• Andy Shearer

Day 384 - Alas de Liona: My Time In Perth

From a small town in the Mojave Desert, Alas de Liona was an exchange student at Edinburgh University when COVID-19 hit. She moved to Perth to stay with a friend just before lockdown began and then focussed on recording new music. She's been releasing one song per month and this week premiered the beautiful Cascade along with a touching video, which Alas also directed. She tells us a little more about her time in Perth below.

Alas de Liona hails from a small town in the Mojave Desert and her final year at UC Santa Barbara saw her head to Edinburgh in Autumn 2019, to complete the course there.


Having originally studied religious history and folklore at college, she had an instant affinity with the city’s striking architecture and artistic lineage. During her stay, her main passion for songwriting and performing saw her starting to make a name for herself performing in Edinburgh pubs before the pandemic closed all venues. Her haunting vocals, often compared to the likes of Joni Mitchell and Phoebe Bridgers, are woven through lyrically complex, rich imaginal soundscapes.


Finally, free from the rigour of academia, Alas pursued her musical aspirations, recording Radio Astronomy EP in December 2020 with producer Rod Jones (Idlewild) at Post Electric Studios, Leith, Edinburgh.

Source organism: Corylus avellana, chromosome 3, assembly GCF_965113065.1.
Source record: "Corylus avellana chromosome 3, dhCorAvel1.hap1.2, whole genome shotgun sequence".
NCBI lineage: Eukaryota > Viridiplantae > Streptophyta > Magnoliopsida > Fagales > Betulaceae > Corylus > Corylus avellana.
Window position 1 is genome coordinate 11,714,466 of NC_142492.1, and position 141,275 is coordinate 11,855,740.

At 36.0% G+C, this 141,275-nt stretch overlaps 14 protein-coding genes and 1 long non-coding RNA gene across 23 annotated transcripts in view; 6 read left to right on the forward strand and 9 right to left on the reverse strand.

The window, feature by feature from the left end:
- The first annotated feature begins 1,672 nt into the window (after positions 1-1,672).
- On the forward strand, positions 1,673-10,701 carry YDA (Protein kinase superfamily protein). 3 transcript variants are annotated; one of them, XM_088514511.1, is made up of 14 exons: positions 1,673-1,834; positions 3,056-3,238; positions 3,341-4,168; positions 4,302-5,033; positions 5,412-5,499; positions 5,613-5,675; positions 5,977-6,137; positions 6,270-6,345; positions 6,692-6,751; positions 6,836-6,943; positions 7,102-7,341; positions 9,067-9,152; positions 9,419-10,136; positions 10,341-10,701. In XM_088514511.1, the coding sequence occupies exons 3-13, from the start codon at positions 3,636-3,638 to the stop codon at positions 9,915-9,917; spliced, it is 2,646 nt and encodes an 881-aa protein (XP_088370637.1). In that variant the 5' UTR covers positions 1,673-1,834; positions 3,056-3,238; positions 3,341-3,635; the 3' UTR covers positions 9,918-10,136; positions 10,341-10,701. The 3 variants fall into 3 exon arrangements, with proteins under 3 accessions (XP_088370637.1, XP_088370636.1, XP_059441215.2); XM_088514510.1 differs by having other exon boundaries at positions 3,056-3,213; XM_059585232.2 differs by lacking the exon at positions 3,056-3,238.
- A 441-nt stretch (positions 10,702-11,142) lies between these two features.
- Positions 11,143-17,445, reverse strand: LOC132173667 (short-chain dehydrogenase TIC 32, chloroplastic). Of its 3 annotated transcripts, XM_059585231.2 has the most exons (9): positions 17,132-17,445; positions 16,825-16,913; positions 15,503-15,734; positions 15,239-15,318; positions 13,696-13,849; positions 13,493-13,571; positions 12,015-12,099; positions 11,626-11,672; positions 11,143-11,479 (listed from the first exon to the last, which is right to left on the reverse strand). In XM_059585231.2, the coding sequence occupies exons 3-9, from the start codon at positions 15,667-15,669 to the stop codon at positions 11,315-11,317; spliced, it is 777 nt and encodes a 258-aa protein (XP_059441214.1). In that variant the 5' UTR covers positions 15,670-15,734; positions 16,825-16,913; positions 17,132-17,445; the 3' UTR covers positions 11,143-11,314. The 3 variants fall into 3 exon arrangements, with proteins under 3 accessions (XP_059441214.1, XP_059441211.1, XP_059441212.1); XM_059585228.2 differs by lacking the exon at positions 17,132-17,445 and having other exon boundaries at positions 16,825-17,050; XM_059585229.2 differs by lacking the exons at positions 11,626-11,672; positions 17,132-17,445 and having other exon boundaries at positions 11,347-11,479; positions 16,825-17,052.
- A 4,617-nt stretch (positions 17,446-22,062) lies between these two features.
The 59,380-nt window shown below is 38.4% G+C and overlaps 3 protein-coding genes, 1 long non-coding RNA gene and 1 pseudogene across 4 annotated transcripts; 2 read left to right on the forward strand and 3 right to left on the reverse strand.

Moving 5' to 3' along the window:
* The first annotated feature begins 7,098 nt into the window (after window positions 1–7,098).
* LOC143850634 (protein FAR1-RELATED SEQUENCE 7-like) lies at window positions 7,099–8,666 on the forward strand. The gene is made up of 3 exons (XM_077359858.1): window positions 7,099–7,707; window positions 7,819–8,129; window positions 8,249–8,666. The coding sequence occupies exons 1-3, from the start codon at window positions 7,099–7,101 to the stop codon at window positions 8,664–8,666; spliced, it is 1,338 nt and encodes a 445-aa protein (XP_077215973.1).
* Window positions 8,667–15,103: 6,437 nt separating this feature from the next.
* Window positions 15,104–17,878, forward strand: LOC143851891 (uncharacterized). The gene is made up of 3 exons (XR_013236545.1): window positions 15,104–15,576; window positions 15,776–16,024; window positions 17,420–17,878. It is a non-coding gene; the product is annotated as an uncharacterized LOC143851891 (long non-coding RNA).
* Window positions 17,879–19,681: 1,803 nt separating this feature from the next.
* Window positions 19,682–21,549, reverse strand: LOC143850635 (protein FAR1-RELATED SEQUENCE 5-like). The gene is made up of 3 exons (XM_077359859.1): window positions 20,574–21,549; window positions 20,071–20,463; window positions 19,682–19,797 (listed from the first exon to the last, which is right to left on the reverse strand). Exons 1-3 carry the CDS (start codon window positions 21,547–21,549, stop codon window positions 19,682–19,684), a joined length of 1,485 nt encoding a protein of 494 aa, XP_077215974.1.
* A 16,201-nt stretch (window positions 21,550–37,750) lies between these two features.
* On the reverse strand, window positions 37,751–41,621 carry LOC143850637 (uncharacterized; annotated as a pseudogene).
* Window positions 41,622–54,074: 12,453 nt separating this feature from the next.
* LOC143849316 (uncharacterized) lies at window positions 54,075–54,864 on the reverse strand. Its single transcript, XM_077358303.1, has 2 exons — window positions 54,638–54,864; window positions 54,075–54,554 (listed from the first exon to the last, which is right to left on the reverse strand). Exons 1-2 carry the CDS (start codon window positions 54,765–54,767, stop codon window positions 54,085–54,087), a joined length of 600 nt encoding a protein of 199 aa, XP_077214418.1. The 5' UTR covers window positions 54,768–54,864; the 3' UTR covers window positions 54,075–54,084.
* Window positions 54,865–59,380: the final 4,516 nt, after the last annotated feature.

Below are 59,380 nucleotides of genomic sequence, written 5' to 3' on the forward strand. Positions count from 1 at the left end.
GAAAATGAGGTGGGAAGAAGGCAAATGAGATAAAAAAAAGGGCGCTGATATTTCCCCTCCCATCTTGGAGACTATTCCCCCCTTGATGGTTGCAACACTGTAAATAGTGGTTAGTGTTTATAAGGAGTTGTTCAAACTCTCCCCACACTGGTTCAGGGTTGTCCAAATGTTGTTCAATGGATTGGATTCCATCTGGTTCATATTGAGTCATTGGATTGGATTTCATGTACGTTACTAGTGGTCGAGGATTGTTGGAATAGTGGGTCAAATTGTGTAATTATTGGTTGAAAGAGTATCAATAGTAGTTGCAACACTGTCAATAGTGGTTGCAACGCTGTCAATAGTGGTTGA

"I wrote As Diamonds, a melancholy drone that would become the first track from my EP, Radio Astronomy, in Perth overlooking the Tay. I had recently finished a class on the history of religion and literature in Scotland and my imagination was alive with the dark sermons and ghostly spectres that populated much of our coursework.


Lockdown was still a few weeks out, COVID-19 was a faraway disease at that point, and life was peaceful. I took walks and visited an open mic night or two, riding the train to Edinburgh twice a week for my classes. I relished the peace and space in which I could write and work, away from the bustle.

Shortly after, when universities cancelled on-campus meetings, Perth really became my full-time home. Walks around North Inch and through Kinnoull Hill Woodland Park became my primary interaction with the outside world. I'll admit, it has been a bit sad living here almost entirely during lockdown, as my experiences are limited to a favourite cup of coffee and snack at the takeaway window of The Post Box Restaurant, trips to the grocery store, and watching water birds on the river. I have often passed shuttered museums, theaters, galleries, and pubs imagining an alternative timeline in which I could have seen and done more.

This is, of course, a common tale of the day-to-day during lockdown all around the world and is not unique to my experience, but I am endlessly glad to have spent this quiet time in Perthshire. Wandering the town and surrounding nature has given me a rare opportunity to write and reflect, but I do hope someday to return and experience all that this city has to offer. Until then I have many memories of the eerie peace of lockdown, of green pastoral scenery and wooded hills, of crunching around in the snow on North Inch, and now the yellow and purple flowers of spring. And I have many songs forever linked to this place."

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